Originally Posted by phoenixrising
. . . I can't seem to get him to deliver me any blog posts, or fill out any of his social media. Granted, I haven't been as attentive as I should be, but he's definitely the one dropping the ball out of the two of us. . .
Good to here things are going well and you have others financing additional skill sets.
Like to weigh in on the attorney situation quoted above. In my experience this rarely ends well. Even though you may have had an agreement on what each of you were responsible for if they drop the ball it hurts their perception of YOU. For some reason the client conscientious or sub-conscientious does not give weight to the fact they are at fault. What they will remember is that I paid phoenix $x for x months and the expected results did not happen. If long term revenue from this client is the objective vs. a hit and run you may want to consider having a heart to heart talk with the client.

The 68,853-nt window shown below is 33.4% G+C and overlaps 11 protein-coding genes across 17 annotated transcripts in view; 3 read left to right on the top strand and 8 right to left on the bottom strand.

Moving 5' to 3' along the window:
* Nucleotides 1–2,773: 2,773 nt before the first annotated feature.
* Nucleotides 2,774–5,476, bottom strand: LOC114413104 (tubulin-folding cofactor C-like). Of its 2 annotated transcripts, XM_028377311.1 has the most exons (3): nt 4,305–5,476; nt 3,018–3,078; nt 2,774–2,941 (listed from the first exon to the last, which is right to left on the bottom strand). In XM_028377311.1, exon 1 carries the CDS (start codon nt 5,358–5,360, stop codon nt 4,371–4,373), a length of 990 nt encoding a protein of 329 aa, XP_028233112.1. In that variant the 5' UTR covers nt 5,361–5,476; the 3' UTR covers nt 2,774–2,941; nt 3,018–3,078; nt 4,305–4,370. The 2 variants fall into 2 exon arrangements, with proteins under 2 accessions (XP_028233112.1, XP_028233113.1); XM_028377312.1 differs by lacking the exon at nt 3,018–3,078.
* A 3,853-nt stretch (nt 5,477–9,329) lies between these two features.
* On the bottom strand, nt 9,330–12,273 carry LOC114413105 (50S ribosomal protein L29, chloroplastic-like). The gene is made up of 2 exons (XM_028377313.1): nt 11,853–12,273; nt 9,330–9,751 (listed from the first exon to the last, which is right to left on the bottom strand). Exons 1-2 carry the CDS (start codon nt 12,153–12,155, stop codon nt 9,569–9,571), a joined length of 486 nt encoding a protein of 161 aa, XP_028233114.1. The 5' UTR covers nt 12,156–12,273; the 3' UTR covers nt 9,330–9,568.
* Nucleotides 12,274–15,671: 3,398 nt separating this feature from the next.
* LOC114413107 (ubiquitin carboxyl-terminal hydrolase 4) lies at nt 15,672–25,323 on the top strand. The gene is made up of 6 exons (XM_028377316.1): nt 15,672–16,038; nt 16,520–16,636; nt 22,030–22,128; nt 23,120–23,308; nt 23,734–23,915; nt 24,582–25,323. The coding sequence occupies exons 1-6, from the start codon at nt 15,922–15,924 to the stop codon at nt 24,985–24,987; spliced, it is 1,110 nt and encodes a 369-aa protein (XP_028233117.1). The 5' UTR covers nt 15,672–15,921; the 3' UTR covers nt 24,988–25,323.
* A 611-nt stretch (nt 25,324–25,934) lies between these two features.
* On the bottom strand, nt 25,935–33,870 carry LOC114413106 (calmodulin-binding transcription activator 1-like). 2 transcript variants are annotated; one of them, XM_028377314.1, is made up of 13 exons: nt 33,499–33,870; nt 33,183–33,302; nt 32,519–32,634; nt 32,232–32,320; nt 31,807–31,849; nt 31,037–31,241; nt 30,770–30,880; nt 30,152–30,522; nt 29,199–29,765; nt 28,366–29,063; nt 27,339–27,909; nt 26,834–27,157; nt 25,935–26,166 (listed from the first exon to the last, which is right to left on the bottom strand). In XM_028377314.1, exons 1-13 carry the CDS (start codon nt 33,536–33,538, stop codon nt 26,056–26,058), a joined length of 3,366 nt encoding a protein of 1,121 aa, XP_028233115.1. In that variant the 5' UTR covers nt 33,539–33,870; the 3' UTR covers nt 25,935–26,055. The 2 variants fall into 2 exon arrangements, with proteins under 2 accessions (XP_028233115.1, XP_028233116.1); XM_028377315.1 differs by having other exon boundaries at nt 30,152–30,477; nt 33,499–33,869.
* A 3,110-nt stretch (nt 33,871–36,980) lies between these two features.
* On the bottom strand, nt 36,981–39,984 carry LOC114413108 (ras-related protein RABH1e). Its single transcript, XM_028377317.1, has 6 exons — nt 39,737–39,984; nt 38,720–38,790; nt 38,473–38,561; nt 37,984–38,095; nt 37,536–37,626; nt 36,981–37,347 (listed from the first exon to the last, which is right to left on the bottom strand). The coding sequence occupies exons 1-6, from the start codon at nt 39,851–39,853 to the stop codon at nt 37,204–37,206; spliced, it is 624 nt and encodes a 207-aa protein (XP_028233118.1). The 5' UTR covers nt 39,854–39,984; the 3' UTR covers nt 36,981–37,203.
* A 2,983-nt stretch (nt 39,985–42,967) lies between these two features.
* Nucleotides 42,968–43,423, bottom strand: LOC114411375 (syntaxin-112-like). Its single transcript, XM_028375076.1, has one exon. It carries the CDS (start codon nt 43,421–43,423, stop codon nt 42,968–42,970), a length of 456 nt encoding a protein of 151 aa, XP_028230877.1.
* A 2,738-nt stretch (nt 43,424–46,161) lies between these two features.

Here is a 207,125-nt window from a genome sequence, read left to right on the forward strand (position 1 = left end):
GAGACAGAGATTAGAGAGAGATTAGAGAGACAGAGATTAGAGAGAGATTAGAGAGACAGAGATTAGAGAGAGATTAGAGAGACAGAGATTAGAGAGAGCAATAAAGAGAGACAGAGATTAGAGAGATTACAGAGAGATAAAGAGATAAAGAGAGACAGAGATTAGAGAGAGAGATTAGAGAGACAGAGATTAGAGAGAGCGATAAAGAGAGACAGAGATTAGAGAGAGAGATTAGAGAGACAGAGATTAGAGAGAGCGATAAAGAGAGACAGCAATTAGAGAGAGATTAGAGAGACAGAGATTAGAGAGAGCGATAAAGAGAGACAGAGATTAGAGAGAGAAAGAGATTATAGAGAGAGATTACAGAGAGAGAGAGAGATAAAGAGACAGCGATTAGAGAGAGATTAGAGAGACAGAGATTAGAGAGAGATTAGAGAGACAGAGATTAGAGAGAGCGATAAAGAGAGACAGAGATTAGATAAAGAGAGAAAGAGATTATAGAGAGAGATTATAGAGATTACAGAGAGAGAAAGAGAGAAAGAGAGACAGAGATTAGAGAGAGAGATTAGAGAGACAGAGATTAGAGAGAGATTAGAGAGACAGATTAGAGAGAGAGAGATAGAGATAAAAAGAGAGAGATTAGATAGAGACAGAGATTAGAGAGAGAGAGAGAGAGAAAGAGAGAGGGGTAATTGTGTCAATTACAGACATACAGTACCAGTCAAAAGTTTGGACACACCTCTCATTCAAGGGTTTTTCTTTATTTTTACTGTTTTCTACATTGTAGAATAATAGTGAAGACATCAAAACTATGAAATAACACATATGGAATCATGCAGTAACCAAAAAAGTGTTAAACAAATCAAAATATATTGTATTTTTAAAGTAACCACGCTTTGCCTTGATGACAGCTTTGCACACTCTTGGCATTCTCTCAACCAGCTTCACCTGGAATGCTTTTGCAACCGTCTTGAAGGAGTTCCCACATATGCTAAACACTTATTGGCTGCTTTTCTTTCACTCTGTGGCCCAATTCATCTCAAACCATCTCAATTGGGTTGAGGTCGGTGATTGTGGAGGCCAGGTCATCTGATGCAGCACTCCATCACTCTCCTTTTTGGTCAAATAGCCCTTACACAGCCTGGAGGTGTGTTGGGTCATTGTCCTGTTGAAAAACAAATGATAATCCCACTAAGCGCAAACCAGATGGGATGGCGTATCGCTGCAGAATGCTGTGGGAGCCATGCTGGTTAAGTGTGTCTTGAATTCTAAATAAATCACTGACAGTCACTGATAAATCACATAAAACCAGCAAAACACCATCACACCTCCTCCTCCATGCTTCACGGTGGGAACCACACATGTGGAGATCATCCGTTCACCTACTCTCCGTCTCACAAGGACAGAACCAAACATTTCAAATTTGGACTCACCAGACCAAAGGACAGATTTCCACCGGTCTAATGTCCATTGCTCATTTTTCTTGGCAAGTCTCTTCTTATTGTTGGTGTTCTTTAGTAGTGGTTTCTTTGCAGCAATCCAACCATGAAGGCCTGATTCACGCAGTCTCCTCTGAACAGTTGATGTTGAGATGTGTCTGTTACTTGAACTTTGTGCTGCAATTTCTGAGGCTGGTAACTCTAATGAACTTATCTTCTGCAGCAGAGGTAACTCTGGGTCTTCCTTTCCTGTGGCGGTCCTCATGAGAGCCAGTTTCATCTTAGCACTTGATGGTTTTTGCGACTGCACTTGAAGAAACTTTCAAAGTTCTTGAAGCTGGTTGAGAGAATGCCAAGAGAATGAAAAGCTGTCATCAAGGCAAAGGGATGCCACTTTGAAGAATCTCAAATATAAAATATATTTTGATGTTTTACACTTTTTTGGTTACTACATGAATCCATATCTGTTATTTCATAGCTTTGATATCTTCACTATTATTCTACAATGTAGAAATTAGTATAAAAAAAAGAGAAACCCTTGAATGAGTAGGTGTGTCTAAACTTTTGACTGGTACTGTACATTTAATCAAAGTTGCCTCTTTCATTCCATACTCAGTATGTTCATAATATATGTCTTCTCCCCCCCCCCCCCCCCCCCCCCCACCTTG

In my experience when I was able to upsale from the original agreement with my side handling more of their responsibilities we both won with longer relation$. Since you are not at the core of their business you cannot always cover what they were responsible for 100%. Often though you can do a large part of it and submit it to them as draft for approval. This additional $ervice can save them time and the end result is edited for approval vs. never getting done.
Other times because of the nature of the business you cannot help out with this aspect and there is little you can do to be proactive. I guess my main point is don't be surprised if the clients perception of your
performance drops because they did not follow through with their part.